I was taught that Tasmanian Aboriginal people were extinct in school. Can you imagine how painful that is, to be told you don’t exist, as an aboriginal person? Australians are comprised of a large group of people with very many concerns. As a nation, collectively, we are probably just starting to acknowledge this very important part of our history. It’s been a blind spot for years, just inflamed people to even talk about it. In making this film, I hope to be part of that conversation and to shed some light. For the screenings I’ve been present at, the audiences have been very conscious. A lot of people have communicated to me the need to take responsibility and stop using the excuses: “Oh it was 200 years ago.” How can we as a nation celebrate our fallen heroes in wars if we don’t acknowledge the very first war that we carried out on our own soil against the original inhabitants? It’s an ongoing thing, and I feel hopeful.

Image: Matt Nettheim

Advertisement

Given the difficulty of the conversation and the unsparing violence of the movie, did you receive any pushback or have obstacles executing your vision in any way?

No. We can an incredible financier in BRON, a Canadian company. They’ve been so supportive. Also Screen Australia and the Australian Film Corporation who’ve all been very supportive of this story being told. It was very difficult to make, and we didn’t get enough money to make it easy, that’s for sure, but they were very supportive of it. Even at the script stage, I didn’t have people saying, “You can’t write that,” because we know. We know these things happened. That would be revisionist to say.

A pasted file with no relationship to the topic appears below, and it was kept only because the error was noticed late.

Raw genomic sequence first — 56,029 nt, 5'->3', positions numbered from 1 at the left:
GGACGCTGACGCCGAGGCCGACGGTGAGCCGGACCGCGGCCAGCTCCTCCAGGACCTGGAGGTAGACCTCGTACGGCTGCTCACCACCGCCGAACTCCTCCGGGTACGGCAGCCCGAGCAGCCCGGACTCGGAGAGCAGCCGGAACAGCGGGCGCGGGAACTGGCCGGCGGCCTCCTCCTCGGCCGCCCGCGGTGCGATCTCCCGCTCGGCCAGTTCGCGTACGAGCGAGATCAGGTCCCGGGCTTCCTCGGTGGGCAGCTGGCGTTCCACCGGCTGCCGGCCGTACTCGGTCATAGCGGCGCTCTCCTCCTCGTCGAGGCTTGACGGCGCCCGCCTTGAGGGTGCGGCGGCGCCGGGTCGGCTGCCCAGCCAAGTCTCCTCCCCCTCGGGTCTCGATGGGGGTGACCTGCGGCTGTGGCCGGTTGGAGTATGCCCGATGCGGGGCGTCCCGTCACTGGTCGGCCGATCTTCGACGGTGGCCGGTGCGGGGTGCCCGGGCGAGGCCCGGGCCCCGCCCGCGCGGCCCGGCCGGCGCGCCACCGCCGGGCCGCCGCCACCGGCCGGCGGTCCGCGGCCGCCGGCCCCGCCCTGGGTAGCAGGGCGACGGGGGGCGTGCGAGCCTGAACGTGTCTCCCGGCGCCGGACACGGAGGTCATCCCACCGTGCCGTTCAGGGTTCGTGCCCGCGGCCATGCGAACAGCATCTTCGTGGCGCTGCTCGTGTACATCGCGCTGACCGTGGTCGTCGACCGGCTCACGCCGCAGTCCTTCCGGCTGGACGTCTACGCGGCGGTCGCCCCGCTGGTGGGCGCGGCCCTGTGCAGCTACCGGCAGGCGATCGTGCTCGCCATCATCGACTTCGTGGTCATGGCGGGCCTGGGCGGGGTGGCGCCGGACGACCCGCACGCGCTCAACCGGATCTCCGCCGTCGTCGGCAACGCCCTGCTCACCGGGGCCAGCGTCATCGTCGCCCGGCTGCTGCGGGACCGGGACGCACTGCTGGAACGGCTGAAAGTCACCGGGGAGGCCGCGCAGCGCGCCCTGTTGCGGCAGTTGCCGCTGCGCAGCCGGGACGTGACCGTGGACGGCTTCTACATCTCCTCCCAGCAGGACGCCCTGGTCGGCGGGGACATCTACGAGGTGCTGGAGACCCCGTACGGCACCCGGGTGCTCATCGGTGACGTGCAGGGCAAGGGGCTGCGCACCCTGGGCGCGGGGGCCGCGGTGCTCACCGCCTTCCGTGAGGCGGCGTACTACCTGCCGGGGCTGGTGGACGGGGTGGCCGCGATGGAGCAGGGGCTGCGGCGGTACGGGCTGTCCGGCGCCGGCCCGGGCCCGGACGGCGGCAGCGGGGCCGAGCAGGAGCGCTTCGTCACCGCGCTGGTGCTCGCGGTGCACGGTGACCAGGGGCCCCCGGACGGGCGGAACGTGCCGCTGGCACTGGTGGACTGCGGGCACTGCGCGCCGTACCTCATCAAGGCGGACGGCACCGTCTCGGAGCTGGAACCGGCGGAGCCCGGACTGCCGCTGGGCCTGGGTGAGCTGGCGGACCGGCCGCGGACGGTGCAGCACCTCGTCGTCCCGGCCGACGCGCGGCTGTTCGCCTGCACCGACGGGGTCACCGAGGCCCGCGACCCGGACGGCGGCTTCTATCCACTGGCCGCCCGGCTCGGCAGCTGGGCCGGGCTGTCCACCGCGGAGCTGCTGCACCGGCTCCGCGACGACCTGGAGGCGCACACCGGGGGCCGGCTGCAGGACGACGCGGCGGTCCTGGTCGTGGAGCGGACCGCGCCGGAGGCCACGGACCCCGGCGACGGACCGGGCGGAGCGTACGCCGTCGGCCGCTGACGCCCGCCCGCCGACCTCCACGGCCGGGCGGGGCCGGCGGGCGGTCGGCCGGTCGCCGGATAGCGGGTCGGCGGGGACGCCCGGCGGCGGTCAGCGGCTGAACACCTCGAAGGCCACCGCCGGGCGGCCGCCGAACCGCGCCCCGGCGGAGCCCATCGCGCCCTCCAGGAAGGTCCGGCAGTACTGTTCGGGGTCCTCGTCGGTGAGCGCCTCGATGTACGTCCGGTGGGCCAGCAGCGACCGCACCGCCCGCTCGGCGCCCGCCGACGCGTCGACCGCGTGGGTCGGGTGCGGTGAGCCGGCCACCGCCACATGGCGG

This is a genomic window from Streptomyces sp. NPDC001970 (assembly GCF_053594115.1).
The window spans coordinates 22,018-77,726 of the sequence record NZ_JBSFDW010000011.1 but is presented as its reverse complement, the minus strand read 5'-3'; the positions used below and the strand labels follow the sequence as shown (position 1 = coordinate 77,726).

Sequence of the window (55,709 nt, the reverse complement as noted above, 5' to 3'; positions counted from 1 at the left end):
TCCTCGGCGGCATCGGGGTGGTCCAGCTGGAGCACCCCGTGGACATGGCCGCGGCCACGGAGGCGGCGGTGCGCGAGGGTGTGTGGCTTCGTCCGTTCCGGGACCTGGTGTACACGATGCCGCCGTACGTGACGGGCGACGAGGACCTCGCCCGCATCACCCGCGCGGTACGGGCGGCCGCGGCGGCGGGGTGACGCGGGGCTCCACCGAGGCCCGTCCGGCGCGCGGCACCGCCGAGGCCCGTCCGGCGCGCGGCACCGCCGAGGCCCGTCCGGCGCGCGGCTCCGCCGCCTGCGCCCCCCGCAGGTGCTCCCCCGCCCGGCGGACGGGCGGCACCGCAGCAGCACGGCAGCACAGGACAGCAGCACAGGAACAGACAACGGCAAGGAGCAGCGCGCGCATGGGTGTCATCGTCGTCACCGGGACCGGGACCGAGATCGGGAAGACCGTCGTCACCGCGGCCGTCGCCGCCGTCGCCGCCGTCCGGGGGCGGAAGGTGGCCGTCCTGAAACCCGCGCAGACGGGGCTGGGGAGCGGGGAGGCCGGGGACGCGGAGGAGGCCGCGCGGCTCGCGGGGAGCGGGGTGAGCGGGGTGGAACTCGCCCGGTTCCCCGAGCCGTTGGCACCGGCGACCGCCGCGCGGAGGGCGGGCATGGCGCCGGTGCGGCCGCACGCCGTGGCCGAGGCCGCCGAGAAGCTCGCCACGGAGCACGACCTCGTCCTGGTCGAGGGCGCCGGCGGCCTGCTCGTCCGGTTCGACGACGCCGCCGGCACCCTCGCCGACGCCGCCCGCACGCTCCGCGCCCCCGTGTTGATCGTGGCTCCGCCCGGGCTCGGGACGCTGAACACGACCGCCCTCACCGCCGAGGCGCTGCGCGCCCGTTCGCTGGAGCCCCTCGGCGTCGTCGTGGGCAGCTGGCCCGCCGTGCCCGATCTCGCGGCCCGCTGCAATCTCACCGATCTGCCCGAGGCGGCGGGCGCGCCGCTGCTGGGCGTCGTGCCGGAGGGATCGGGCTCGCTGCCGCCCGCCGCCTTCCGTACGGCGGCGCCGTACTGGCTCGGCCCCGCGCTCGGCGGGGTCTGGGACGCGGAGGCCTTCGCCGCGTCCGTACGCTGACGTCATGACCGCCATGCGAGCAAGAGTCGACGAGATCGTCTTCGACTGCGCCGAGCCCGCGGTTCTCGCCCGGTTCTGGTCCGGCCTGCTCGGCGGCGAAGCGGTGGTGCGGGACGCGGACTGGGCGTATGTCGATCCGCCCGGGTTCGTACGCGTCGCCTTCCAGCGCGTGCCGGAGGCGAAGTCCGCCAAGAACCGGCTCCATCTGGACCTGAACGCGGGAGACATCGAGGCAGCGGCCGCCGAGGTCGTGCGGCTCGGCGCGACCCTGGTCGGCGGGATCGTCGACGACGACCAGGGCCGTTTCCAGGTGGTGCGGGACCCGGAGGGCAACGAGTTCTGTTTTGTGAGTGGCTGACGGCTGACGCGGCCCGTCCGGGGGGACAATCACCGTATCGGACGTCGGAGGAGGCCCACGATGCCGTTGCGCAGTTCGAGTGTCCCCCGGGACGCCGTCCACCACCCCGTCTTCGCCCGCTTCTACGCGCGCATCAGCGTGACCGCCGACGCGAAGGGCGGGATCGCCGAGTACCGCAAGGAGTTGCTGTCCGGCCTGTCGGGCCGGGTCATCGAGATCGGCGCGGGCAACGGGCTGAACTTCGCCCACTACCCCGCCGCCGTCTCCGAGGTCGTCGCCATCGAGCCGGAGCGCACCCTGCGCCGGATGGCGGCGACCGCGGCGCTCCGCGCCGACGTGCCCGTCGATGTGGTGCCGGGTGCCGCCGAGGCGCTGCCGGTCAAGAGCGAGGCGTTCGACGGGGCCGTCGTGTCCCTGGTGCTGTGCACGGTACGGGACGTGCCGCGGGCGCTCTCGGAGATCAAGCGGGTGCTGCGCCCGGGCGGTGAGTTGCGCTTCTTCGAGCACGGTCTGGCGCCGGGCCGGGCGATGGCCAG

The Babadook came out and was beloved, you received a bunch of offers, and you made a movie that will not be a blockbuster as your second film. Is it pure artistry that drives you to resist selling out?

To assume that’s the next step is someone else’s view of my life, which has no relation to me. I made a film that I cared deeply about, and then I made another film that I cared just as much about, if not more. I admire filmmakers like David Lynch who say, “I have this idea and I’m just going to serve the idea.” I feel very much the same. It’s really a process of finding the love and the idea and choosing something you want to stick with that’s important to you for all that time. It’s hard. It’s hard to make a film. They take a long time. It’s hard to get them made. It’s a terrible combination, art and commerce. It’s not conducive to making independent films, but there are a few stubborn ones. I was going to say I have a lot of hope, but I don’t know if that’s true. I do think it’s still possible to get them made, you just have to be prepared to make them on less money than they should take to make.

You’ve publicly discussed people walking out of this movie, but I wonder if it personally bothers you in any way when people don’t stick around to watch your entire film.